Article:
"Indeed," writes David Korten, "we have become so entranced in the illusion that money is a measure of real wealth and a storehouse of value that we have allowed it to displace life as our object of sacred veneration and become the ultimate arbiter of human priorities."
As the economy twists downward for most of us -- as the politics of money tightens like a noose around everything we love -- I think about the disintegration of human values, which insane logic and the Republicans tells us we can no longer afford.
A few days ago, Paul Buchheit wrote on Common Dreams about the poisonous nature of the ongoing privatization process: the inexorable corporate takeover of the human commons. As markets expand, the public domain -- physical, social, spiritual -- shrinks. It's not simply that public land is auctioned off or that water rights are taken away from us, but that our right to care for others, to organize society around a modicum of compassion, is being confiscated in the name of "sorry, can't afford it."
Last year, for instance, I wrote about a 27-year-old man who suffered a seizure in his jail cell in Rush City, Minn., but was given no medical attention, simply left lying in his own urine. A doctor had called for an ambulance when he learned of the situation, but a prison employee waved it away when it arrived because they were over their medical budget that month. The young man died in his cell, untreated.
This is an emblematic story. My guess is that it resonates with most of us simply because we sense the world getting more and more impersonal. The human connection is short-circuited everywhere.
"How is it," I asked, "that money has decreed an abundance of plastic trash in the world, an abundance of handguns and drone technology and junk food, but a shortage of ambulances for dying prisoners, a shortage of mercy?"
Buchheit, writing about various ways that the privatization process commodifies life itself, talks about "children as products" in the school system. As school personnel, under intense political and economic pressure, focus ever more single-mindedly on increasing their students' test smarts, even at the earliest grade levels, the kids' actual personalities become more and more of a nuisance to the achievement of this politically mandated agenda. Keeping order then becomes a linear, cut-and-dried process. Police or "school resource officers" patrol the hallways, attempting to keep the educational assembly line running smoothly.
Buchheit gives several recent examples of punishment overkill in U.S. schools. In January, according to ABC News, a five-year-old girl was suspended from her elementary school in Mt. Carmel, Pa., and called a terrorist for talking to her friend about shooting bubbles at one another with a little pink squirt gun called Hello Kitty. The girl didn't have Hello Kitty with her; she was just talking about it. Now this "act of terrorism" is on her permanent record.
And the Guardian last year wrote of a 12-year-old girl at a middle school in Austin, Texas, who, after being taunted in class with remarks such as "You smell," sprayed herself with two blasts of perfume. Apparently the scent filled the classroom and the teacher called to the police officer who was patrolling the hallway. The officer removed the girl from class; she was charged with a criminal misdemeanor and ordered to appear in court.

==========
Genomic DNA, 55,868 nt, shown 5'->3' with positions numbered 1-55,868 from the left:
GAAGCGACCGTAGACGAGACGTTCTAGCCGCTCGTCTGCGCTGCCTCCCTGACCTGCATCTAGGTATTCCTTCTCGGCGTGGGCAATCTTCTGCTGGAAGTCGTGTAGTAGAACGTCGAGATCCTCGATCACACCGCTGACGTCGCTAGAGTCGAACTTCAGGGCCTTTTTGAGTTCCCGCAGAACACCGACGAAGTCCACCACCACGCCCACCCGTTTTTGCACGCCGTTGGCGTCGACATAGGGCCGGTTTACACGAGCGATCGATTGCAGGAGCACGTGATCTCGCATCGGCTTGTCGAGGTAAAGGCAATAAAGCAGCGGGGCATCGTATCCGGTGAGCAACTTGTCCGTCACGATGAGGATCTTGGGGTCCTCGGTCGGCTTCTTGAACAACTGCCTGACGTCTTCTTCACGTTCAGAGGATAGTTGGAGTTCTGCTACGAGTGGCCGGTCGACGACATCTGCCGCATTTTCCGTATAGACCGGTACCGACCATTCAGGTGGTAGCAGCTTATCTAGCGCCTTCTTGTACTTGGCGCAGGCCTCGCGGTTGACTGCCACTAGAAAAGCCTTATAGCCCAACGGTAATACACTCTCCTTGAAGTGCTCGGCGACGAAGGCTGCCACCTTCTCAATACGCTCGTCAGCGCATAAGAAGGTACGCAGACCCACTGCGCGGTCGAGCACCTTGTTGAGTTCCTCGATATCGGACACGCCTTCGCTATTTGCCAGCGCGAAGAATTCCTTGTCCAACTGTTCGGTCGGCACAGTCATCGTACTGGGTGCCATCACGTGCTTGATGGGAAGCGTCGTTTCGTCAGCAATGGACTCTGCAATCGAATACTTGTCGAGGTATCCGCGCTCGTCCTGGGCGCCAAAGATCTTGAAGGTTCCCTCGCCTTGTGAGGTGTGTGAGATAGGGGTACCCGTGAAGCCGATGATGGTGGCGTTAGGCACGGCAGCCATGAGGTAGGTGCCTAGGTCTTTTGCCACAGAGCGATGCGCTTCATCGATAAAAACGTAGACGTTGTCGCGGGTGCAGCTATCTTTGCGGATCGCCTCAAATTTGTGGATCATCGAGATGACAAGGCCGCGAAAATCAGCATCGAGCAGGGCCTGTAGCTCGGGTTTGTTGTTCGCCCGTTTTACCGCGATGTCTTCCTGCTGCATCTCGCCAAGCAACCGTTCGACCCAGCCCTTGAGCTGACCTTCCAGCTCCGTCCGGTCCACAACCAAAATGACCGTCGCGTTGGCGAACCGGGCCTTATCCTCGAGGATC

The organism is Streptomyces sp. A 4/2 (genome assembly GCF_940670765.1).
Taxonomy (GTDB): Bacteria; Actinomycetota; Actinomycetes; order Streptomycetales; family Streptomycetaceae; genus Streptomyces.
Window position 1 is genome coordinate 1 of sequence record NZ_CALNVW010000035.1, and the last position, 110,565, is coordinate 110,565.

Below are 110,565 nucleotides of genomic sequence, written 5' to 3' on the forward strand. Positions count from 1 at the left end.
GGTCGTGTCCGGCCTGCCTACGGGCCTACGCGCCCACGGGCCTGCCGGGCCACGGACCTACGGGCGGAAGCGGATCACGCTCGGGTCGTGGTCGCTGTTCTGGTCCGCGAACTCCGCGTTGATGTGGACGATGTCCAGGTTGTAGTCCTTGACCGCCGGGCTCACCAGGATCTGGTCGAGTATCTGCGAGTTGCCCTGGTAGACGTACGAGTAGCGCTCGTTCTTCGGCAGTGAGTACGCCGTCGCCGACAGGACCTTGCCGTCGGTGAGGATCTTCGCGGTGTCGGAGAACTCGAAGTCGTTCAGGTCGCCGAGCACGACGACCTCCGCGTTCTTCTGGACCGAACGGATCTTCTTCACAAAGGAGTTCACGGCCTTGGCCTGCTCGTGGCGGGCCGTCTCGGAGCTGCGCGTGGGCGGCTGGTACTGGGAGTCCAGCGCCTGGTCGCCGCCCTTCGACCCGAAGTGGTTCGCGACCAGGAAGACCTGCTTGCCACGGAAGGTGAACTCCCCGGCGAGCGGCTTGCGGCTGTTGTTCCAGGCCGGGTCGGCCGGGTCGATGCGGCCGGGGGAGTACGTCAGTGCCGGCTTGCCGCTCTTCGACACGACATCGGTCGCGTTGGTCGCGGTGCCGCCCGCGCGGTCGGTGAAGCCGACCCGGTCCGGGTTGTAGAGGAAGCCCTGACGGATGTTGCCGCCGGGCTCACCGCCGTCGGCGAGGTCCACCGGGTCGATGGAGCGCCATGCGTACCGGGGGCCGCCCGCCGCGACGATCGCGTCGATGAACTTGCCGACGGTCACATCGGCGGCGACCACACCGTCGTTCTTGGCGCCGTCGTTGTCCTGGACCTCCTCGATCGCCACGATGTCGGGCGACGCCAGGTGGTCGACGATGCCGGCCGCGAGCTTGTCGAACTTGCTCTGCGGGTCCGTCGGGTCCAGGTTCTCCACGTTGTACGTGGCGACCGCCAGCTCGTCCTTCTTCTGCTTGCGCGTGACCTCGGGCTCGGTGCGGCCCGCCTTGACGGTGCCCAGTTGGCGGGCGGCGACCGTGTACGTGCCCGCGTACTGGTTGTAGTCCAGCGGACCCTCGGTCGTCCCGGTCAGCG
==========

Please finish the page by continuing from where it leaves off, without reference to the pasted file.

The article notes that, in 2010, nearly 300,000 misdemeanor tickets were issued to Texas schoolchildren as young as six for an array of remarkably trivial acts of misbehavior, which of course become part of their record and could cost them a job or college placement later. "Pupils are being arrested for throwing paper planes and failing to pick up crumbs from the canteen floor. Why," asks reporter Chris McGreal, "is the state criminalizing normal childhood behavior?"
Certainly there is a legacy of dehumanization of various categories of people in the United States and throughout Western civilization that goes back to the dawn of history, so in one sense this craziness isn't new. On the other hand, much of it feels new -- the incursion of inhumane objectification of life itself into uncharted territory. And usually the root of such activity turns out to be economic: We're dividing the planet into bits and pieces of itself, and every fragment has a price tag. This is called economic growth.
There are no superficial solutions to this, only deep solutions. As Korten writes on his website: "Most discussions of issues relating to the environment, justice, peace, poverty, race, gender, immigration, crime, values, education, family, and much else focus on actions to alleviate downstream consequences of upstream system failures."
The failure upstream is an economic system that exploits life rather than serves it. While no one can game life itself, those who have sufficient smarts and sufficient indifference to the consequences of what they do can game the economic system. But it's the system itself -- the coldness at the moment of transaction, the social disconnect that money creates, which divides the human race into us and them and bequeaths power in wild disproportion -- that is the ultimate problem.
And it's our unquestioned acceptance of it that gives the system the power to eat us alive.
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Robert Koehler is an award-winning, Chicago-based journalist and nationally syndicated writer. His new book, Courage Grows Strong at the Wound (Xenos Press) is now available. Contact him at firstname.lastname@example.org, visit his website at commonwonders.com or listen to him at Voices of Peace radio.
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